2. Protect yourself from suicide

It is nearly impossible to make it through life (or into your 30’s) without being affected by suicide and most of us will contemplate (or have contemplated) suicide at some point, if only for a fleeting moment.  More than anything, working on a suicide hotline helped me appreciate how we are all at risk of suicide. The differences between me and folks considering suicide at the other end of the line were relatively small: a major loss, a change in brain chemistry, a desperate situation. We can’t prevent thoughts of suicide, but we can strengthen our connection to life. The difference between choosing life and choosing death is closely related to one’s connection to life. Here’s a quick, life promoting exercise:

  1. Take few moments to write down all of the things that make life worthwhile.
  2. Review your list and circle a few of the most important items.
  3. For each of the circled items, write down one thing you can do to spend more time on or increase your involvement in that item.  Commit to doing that!
Whether it’s making more time for friends and family, developing a craft, or engaging in a healthy lifestyle, you will be strengthening your connection to life and protecting yourself from suicide.

3. Send some love to your local suicide prevention center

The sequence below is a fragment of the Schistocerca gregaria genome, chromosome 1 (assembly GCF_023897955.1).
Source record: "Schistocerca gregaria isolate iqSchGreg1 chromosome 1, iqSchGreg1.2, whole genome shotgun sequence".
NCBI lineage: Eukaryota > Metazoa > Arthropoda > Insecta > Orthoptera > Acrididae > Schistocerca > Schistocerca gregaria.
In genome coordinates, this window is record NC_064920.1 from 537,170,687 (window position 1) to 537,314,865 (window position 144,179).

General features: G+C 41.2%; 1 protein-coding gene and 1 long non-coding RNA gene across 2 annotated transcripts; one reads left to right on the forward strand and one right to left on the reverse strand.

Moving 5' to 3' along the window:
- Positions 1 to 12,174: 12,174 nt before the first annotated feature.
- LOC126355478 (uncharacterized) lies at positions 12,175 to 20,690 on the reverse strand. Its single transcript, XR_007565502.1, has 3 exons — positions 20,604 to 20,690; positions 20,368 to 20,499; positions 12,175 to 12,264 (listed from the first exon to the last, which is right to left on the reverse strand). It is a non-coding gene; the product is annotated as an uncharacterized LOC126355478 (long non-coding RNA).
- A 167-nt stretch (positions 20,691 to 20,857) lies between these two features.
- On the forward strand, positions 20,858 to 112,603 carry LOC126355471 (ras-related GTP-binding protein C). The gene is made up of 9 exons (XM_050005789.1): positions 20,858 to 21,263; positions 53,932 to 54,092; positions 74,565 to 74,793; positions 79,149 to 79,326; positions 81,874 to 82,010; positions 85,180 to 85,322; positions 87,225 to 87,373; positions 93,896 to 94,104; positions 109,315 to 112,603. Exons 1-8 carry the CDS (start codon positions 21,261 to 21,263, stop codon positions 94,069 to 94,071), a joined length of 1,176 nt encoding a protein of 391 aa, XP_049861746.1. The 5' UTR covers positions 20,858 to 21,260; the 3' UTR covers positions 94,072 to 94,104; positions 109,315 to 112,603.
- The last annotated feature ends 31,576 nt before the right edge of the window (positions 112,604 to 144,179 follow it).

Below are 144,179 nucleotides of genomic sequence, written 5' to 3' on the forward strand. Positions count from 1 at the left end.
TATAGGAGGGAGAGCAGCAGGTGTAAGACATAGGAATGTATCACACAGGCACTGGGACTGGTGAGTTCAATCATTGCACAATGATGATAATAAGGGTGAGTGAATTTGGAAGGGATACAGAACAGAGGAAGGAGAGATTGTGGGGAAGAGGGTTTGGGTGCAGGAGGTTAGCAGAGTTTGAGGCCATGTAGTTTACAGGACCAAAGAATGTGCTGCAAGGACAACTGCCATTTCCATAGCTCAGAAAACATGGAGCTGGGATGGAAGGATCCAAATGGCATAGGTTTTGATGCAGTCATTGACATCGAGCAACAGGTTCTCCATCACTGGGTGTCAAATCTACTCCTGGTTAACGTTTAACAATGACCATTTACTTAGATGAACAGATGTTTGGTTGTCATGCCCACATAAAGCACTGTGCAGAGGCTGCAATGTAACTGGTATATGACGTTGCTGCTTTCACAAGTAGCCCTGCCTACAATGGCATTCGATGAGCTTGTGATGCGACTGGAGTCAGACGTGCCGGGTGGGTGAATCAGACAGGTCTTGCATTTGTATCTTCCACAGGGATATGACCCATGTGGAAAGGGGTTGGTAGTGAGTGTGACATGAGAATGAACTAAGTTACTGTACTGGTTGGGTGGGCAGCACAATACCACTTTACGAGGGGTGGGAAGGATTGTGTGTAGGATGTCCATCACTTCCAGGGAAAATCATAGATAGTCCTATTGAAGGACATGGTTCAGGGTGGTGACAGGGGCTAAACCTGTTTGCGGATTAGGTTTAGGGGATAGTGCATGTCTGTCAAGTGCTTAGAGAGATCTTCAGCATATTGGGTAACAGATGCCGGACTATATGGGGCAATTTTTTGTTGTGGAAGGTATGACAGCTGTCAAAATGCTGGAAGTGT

There is a special group of people who make themselves available 24/7 to those who need to talk, and they’ll be there for you if you ever need them. The staff and volunteers who answer crisis and suicide hotlines have incredibly rewarding jobs, but the work can also be emotionally taxing and appreciation is often scarce. Why not take a moment to let these good folks know how much you value what they do for your community?

Go here to find a local suicide prevention center.

4. Talk about suicide

Many of us have been intimately affected by suicide. It takes a lot of courage, but sharing your story helps to give a fact to suicide and begins to breakdown the barriers and stigma around it. Try sharing your story with someone you trust. Or you can share it anonymously at the Lifeline Gallery (and witness other's stories while you're there).

5. Ask about suicide

Giving someone permission to talk about thoughts of suicide is one of the most compassionate things you can do. If you are worried about someone, if your gut tells you a friend is in emotional pain or in a dark, desperate place, play it safe and ask about suicide, openly and honestly. Here’s a useful formula:

  1. Express care and concern: “I’m feeling worried about you...
  2. Share what you observe: “You haven’t been yourself lately and it seems like you’re really down...”
  3. Ask directly: “Are you thinking about suicide?”

If the answer is, “Yes,” be prepared with local resources or the National Suicide Prevention Lifeline (1-800-273-8255) and suggest contacting them together. Otherwise, let your friend talk and just listen without judgement.

If none of these ideas speak to you, here are some more. Wishing you an honest and gentle National Suicide Prevention Week!